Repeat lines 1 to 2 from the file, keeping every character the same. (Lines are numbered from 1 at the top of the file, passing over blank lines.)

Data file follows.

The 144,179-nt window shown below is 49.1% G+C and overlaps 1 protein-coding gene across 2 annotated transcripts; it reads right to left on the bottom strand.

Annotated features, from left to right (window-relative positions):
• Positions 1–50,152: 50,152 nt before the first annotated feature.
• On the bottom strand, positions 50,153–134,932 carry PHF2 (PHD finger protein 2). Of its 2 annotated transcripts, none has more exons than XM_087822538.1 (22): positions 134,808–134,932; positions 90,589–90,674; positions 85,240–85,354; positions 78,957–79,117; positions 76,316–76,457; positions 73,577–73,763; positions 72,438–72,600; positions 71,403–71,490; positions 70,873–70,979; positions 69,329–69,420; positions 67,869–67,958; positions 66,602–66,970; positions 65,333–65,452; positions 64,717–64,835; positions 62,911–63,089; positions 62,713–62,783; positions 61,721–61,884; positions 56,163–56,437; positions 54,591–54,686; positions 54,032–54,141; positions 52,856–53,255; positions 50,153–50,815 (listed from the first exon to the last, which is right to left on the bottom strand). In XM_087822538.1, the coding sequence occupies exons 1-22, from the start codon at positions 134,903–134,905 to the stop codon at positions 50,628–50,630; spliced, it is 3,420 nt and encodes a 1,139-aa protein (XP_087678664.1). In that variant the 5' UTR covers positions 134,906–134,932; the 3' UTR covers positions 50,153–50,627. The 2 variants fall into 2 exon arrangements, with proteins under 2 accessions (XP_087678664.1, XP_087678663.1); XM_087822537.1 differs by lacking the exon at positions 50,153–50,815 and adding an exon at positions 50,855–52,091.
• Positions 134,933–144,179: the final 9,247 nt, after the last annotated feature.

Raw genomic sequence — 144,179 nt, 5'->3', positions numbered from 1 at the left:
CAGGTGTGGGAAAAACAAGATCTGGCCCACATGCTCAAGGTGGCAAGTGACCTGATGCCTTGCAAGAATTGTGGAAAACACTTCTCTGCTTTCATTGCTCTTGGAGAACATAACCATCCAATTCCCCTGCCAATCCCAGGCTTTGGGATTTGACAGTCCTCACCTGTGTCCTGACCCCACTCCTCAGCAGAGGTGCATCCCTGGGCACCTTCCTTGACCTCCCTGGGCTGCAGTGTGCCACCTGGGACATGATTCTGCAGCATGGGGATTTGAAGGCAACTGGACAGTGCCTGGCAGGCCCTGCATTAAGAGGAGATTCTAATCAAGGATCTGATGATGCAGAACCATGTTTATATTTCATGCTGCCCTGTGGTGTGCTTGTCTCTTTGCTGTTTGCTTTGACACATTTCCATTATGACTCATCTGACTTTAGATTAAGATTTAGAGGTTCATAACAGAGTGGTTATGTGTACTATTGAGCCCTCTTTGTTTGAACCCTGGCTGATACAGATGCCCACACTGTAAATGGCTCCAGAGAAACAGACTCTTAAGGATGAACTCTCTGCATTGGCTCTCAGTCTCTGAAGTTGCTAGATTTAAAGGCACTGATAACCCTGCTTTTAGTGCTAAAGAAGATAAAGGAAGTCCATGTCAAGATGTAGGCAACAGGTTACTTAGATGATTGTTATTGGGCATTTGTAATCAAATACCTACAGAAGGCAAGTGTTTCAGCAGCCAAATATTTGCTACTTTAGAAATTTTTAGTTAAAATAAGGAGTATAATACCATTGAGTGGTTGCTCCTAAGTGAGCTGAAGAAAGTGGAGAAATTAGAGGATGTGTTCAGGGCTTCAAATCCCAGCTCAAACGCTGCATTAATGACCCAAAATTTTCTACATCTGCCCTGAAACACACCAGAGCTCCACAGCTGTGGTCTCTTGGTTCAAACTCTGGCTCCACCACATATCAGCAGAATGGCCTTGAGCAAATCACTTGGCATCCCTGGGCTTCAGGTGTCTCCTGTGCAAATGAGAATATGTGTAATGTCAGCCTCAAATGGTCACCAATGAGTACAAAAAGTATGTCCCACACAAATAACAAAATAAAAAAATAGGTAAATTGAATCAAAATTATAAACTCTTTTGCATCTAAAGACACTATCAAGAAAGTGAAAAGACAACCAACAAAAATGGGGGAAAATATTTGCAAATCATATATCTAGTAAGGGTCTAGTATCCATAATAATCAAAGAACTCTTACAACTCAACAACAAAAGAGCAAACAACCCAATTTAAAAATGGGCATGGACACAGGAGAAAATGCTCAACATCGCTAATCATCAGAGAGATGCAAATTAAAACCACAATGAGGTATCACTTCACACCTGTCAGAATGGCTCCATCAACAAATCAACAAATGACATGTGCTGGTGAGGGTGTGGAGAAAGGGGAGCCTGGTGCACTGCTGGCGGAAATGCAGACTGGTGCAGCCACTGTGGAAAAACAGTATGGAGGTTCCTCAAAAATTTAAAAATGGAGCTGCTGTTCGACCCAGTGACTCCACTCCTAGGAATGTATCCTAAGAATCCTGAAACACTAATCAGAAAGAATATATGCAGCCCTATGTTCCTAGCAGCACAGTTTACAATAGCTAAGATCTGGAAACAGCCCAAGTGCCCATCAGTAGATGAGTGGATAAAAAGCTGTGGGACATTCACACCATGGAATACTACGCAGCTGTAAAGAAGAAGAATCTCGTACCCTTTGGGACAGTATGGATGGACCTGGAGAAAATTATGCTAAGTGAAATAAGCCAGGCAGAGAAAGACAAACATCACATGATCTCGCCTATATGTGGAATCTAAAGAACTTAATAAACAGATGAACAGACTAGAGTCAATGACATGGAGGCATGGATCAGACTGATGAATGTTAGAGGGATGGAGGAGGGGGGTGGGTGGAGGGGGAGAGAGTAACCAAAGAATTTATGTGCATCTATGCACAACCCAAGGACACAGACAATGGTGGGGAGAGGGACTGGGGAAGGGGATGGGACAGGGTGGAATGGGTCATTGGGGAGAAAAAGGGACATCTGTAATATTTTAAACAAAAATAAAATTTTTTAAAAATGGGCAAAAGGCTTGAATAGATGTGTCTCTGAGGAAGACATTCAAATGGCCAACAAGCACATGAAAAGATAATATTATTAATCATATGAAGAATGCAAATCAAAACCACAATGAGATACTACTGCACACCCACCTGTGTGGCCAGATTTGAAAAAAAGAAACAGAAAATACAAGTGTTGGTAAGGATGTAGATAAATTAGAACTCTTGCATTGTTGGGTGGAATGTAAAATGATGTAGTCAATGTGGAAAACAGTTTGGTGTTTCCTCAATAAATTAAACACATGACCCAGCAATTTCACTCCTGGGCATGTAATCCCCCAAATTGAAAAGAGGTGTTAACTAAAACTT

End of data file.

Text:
The 144,179-nt window shown below is 49.1% G+C and overlaps 1 protein-coding gene across 2 annotated transcripts; it reads right to left on the bottom strand.

Annotated features, from left to right (window-relative positions):